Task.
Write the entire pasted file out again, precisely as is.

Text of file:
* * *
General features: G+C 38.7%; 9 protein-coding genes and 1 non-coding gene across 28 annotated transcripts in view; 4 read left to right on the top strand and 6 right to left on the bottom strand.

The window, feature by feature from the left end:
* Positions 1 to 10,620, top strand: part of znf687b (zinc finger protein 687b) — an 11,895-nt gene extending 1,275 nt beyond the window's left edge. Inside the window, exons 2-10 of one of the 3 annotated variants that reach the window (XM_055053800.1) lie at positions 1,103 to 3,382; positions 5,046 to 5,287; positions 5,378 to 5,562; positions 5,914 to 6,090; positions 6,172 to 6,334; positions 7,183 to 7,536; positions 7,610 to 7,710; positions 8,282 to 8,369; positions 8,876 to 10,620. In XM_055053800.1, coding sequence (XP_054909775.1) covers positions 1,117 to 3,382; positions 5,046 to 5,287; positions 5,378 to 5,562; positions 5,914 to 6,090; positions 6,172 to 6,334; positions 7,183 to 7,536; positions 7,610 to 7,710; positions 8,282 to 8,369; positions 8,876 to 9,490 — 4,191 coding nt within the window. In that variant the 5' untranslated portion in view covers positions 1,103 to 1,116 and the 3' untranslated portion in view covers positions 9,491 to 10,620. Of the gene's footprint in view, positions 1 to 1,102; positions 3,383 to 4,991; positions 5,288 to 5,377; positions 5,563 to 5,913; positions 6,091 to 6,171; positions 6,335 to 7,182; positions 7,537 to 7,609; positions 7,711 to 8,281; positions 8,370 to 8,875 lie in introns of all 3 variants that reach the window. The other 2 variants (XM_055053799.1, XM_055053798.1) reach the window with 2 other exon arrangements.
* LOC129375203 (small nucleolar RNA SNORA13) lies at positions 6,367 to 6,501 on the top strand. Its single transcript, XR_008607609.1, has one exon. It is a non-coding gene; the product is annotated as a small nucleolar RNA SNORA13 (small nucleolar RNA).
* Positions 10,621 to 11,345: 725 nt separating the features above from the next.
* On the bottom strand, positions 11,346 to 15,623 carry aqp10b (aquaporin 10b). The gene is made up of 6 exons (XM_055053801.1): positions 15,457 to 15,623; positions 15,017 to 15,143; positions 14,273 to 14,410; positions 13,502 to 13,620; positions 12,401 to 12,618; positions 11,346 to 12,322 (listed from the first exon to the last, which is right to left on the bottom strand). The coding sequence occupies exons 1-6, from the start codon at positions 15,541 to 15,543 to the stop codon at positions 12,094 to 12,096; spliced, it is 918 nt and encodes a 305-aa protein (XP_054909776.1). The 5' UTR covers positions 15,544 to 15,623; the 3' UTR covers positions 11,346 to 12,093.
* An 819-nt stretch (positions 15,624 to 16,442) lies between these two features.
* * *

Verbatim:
General features: G+C 38.7%; 9 protein-coding genes and 1 non-coding gene across 28 annotated transcripts in view; 4 read left to right on the top strand and 6 right to left on the bottom strand.

The window, feature by feature from the left end:
* Positions 1 to 10,620, top strand: part of znf687b (zinc finger protein 687b) — an 11,895-nt gene extending 1,275 nt beyond the window's left edge. Inside the window, exons 2-10 of one of the 3 annotated variants that reach the window (XM_055053800.1) lie at positions 1,103 to 3,382; positions 5,046 to 5,287; positions 5,378 to 5,562; positions 5,914 to 6,090; positions 6,172 to 6,334; positions 7,183 to 7,536; positions 7,610 to 7,710; positions 8,282 to 8,369; positions 8,876 to 10,620. In XM_055053800.1, coding sequence (XP_054909775.1) covers positions 1,117 to 3,382; positions 5,046 to 5,287; positions 5,378 to 5,562; positions 5,914 to 6,090; positions 6,172 to 6,334; positions 7,183 to 7,536; positions 7,610 to 7,710; positions 8,282 to 8,369; positions 8,876 to 9,490 — 4,191 coding nt within the window. In that variant the 5' untranslated portion in view covers positions 1,103 to 1,116 and the 3' untranslated portion in view covers positions 9,491 to 10,620. Of the gene's footprint in view, positions 1 to 1,102; positions 3,383 to 4,991; positions 5,288 to 5,377; positions 5,563 to 5,913; positions 6,091 to 6,171; positions 6,335 to 7,182; positions 7,537 to 7,609; positions 7,711 to 8,281; positions 8,370 to 8,875 lie in introns of all 3 variants that reach the window. The other 2 variants (XM_055053799.1, XM_055053798.1) reach the window with 2 other exon arrangements.
* LOC129375203 (small nucleolar RNA SNORA13) lies at positions 6,367 to 6,501 on the top strand. Its single transcript, XR_008607609.1, has one exon. It is a non-coding gene; the product is annotated as a small nucleolar RNA SNORA13 (small nucleolar RNA).
* Positions 10,621 to 11,345: 725 nt separating the features above from the next.
* On the bottom strand, positions 11,346 to 15,623 carry aqp10b (aquaporin 10b). The gene is made up of 6 exons (XM_055053801.1): positions 15,457 to 15,623; positions 15,017 to 15,143; positions 14,273 to 14,410; positions 13,502 to 13,620; positions 12,401 to 12,618; positions 11,346 to 12,322 (listed from the first exon to the last, which is right to left on the bottom strand). The coding sequence occupies exons 1-6, from the start codon at positions 15,541 to 15,543 to the stop codon at positions 12,094 to 12,096; spliced, it is 918 nt and encodes a 305-aa protein (XP_054909776.1). The 5' UTR covers positions 15,544 to 15,623; the 3' UTR covers positions 11,346 to 12,093.
* An 819-nt stretch (positions 15,624 to 16,442) lies between these two features.